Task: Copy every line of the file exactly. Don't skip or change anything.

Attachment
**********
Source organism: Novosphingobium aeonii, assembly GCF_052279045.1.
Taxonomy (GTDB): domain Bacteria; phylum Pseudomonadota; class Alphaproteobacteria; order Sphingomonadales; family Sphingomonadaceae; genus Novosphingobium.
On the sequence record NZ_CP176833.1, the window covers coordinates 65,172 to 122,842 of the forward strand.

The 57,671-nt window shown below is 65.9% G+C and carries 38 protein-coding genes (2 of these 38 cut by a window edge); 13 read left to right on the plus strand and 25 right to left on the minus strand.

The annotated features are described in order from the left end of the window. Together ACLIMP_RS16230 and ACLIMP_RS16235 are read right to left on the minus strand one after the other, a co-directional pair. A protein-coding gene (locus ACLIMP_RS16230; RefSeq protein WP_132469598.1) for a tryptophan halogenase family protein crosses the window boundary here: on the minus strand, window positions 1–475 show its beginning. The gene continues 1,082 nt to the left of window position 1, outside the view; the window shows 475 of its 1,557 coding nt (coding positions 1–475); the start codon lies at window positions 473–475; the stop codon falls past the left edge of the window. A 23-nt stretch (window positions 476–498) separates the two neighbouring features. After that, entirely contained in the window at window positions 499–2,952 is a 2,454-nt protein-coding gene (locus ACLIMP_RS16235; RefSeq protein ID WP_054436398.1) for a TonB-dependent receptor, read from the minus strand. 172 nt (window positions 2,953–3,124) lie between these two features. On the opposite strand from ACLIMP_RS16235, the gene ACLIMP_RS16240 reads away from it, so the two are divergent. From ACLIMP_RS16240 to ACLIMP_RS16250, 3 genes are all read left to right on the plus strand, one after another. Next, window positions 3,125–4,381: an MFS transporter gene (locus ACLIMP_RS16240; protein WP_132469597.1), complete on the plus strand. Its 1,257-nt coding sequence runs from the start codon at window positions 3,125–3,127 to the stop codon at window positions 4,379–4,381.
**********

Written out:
Source organism: Novosphingobium aeonii, assembly GCF_052279045.1.
Taxonomy (GTDB): domain Bacteria; phylum Pseudomonadota; class Alphaproteobacteria; order Sphingomonadales; family Sphingomonadaceae; genus Novosphingobium.
On the sequence record NZ_CP176833.1, the window covers coordinates 65,172 to 122,842 of the forward strand.

The 57,671-nt window shown below is 65.9% G+C and carries 38 protein-coding genes (2 of these 38 cut by a window edge); 13 read left to right on the plus strand and 25 right to left on the minus strand.

The annotated features are described in order from the left end of the window. Together ACLIMP_RS16230 and ACLIMP_RS16235 are read right to left on the minus strand one after the other, a co-directional pair. A protein-coding gene (locus ACLIMP_RS16230; RefSeq protein WP_132469598.1) for a tryptophan halogenase family protein crosses the window boundary here: on the minus strand, window positions 1–475 show its beginning. The gene continues 1,082 nt to the left of window position 1, outside the view; the window shows 475 of its 1,557 coding nt (coding positions 1–475); the start codon lies at window positions 473–475; the stop codon falls past the left edge of the window. A 23-nt stretch (window positions 476–498) separates the two neighbouring features. After that, entirely contained in the window at window positions 499–2,952 is a 2,454-nt protein-coding gene (locus ACLIMP_RS16235; RefSeq protein ID WP_054436398.1) for a TonB-dependent receptor, read from the minus strand. 172 nt (window positions 2,953–3,124) lie between these two features. On the opposite strand from ACLIMP_RS16235, the gene ACLIMP_RS16240 reads away from it, so the two are divergent. From ACLIMP_RS16240 to ACLIMP_RS16250, 3 genes are all read left to right on the plus strand, one after another. Next, window positions 3,125–4,381: an MFS transporter gene (locus ACLIMP_RS16240; protein WP_132469597.1), complete on the plus strand. Its 1,257-nt coding sequence runs from the start codon at window positions 3,125–3,127 to the stop codon at window positions 4,379–4,381.